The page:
*Por Marcelo Gullo
When we say that the mega-corporations are secondary actors in international relationships and that commonly require the states to act, we are not unaware that the mega-corporations, the World Bank or the International Monetary Fund and other international agencies with varying degrees of autonomy, integrate a system of subordination whose reality is suffered daily by peripheral states.
We therefore believe that the concept of “hegemonic power structures,” by Samuel Pinheiro Guimarães, is most appropriate to cover the complex mechanisms of subordination that exist in the international system. The hegemonic structures are the result of a historical process, born together with the international system during the historical period of the first wave of globalization that began with the maritime discoveries driven by Portugal and Castile, whose main protagonists were, among others, Enrique the Navigator, Vasco da Gama, Christopher Columbus, Ferdinand Magellan and Sebastián Elcano.
It is precisely from 1492 when the process of subordination of the world outside starts. This process was developed in three phases. The first one involved the subordination of the Americas. The second one gravitated in the subordination of Asia, whose major milestones, for its strategic and economic importance, were the subordination of India and China. The third one, finally, involved the subordination of Islamic countries and sub-Saharan Africa.
The concept of the hegemonic power structure, defined by Pinheiro Guimarães, realizes that stage and international dynamics in which the peripheral states acts, are organized around hegemonic structures of political and economic power, whose core is formed by the central states. These structures are the result of a historical process, they give advantages to the countries that integrate them and are aimed its own perpetuation. Thus, the concept of hegemonic structures includes, for Pinheiro Guimarães, “links of interest and law, international organizations, multiple public and private actors, the possibility to incorporate new participants and ongoing development of standards of conduct, but at the core of these structures are always national states. The hegemonic structures are rooted in economic and political expansion of Europe, starting with the formation of the great national states. In Spain, with the conquest of Granada and the expulsion of the Moors (1492). In France, with the Hundred Years’ War (1453), the expulsion of the British and the creation of the unitary state by Enrique IV, and in England, from Queen Elizabeth I (1558-1603). European expansion accelerates with the cycle of discovery, after the fall of Constantinople (1453), which intensifies the search for the sea route to the East and the consequent commercial growth and wealth accumulation with the formation of colonial empires from Cortes (1521) and Pizarro (1533) and in Brazil from sugar cane in Pernambuco. Technological, military and industrial revolution of the eighteenth and nineteenth centuries, with the steam engine, strengthens European supremacy on the international stage.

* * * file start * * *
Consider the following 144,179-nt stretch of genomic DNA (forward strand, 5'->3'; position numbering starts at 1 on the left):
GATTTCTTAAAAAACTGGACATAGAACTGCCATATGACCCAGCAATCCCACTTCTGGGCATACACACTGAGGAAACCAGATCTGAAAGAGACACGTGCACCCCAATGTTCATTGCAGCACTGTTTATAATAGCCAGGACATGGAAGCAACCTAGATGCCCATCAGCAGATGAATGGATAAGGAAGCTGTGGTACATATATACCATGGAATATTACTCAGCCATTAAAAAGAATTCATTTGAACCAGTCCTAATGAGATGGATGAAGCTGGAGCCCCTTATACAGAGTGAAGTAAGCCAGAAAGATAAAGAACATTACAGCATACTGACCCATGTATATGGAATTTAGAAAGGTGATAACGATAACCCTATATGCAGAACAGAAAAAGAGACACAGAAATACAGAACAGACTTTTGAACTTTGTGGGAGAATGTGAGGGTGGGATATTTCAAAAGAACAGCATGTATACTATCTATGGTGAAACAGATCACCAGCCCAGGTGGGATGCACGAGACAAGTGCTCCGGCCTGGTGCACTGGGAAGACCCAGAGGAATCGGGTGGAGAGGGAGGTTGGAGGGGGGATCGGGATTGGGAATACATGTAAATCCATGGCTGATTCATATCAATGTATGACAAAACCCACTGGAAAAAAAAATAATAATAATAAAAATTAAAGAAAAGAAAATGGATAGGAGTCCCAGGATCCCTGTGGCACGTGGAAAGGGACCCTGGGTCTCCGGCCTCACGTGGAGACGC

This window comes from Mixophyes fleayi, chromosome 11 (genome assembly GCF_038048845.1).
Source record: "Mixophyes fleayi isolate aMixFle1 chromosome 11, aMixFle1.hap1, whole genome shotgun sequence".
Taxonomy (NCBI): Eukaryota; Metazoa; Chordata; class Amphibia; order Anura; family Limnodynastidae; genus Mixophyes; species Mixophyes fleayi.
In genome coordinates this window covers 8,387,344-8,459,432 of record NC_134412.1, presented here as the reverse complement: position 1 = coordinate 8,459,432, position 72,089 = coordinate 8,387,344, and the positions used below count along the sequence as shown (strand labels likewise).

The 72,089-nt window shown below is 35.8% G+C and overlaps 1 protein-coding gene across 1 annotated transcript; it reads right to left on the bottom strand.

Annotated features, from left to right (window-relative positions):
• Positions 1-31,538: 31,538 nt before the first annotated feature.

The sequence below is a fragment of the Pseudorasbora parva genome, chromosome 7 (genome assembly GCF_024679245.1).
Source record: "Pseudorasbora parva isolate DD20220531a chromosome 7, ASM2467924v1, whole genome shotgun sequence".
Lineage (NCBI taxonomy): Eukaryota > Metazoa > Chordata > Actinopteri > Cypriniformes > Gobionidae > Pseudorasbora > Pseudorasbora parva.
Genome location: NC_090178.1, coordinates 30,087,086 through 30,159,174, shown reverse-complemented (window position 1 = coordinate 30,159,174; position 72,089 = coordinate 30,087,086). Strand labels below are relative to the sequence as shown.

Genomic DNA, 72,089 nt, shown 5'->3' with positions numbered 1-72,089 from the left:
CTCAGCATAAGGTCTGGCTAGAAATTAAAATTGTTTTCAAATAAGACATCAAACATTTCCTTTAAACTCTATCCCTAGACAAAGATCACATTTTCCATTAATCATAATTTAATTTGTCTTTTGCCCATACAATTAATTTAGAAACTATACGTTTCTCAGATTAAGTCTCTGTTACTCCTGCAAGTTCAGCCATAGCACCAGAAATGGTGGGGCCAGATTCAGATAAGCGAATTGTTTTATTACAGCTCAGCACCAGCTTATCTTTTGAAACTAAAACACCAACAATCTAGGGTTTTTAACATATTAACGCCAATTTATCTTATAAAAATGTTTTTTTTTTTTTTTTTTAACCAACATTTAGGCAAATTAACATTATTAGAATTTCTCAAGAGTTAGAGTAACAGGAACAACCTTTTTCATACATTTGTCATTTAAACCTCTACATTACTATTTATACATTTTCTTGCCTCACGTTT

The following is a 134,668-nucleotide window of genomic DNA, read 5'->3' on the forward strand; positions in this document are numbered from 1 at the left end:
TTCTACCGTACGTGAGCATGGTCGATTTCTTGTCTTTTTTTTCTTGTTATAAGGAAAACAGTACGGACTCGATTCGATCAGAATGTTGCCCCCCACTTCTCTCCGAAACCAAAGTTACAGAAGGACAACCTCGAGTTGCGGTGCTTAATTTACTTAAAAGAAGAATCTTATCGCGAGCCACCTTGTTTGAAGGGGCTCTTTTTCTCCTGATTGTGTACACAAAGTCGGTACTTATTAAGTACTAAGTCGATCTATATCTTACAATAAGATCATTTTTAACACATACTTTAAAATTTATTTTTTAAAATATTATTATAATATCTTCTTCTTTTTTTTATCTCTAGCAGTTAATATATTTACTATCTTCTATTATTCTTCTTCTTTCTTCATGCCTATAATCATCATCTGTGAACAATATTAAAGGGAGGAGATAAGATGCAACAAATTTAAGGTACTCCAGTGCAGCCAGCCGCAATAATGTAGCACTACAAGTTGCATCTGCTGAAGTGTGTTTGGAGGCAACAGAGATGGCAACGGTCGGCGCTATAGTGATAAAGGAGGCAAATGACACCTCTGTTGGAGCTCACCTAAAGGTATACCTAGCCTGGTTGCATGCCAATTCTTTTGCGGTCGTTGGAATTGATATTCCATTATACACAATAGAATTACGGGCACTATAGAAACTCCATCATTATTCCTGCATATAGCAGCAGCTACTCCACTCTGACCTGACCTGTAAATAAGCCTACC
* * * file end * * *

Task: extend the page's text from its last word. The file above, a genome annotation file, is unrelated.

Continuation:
The dynamics of the cycles of capitalist accumulation and the relations between the great private capital and the state and between technology, armed forces and society, explains, in large part, the formation processes of the hegemonic power structures. These processes passed, between 1917 and 1989, by a crucial phase of dispute with alternative socialist model of organizing society and the State, interrupted from 1,939 to 1946by the conflict emerged within the structures, with protestant States, Germany, Japan and Italy (1939-1946). To overcome this crucial phase, the hegemonic structures have tried to consolidate their extraordinary ideological, political and economic victory by expanding their influence and action around the world, especially on the territories that were recently under the socialist organization lately before, and on the territories of the periphery to which they had tacitly allowed deviations of economic and political organization in the most uncompromising period of the dispute to the alternative socialist model “(Pinheiro Guimarães, 2005: 30).
Therefore, by following Pinheiro Guimarães, we can affirm that the hegemonic structures generate the major trends on the international stage and the international stage itself. These trends are, at the same time, those that influence later on the same hegemonic structures in a dynamic process of multiple linkages at different levels of activity of societies and states. If in the nucleus of the hegemonic structures are always found the national States, in the center of the nucleus are the great powers. In the first globalizing wave, the leadership of the hegemonic structures was conducted by Spain and challenged by England; this, in turn, led the second phase of globalization. Meanwhile, the British leadership was challenged first by France and then Germany. Today, in the third stage of globalization, leadership is exercised by the United States, “State continent” converted into superpower and unique within the Great Powers, whose economic, political and military interests cover all areas of the earth’s surface. This leadership – today undeniable- will quite possibly challenged by the emerging Chinese power.
PINHEIRO GUIMARAES, Samuel, Cinco siglos de periferia. Una contribución al estudio de la política internacional, Buenos Aires, Ed. Prometeo, 2005.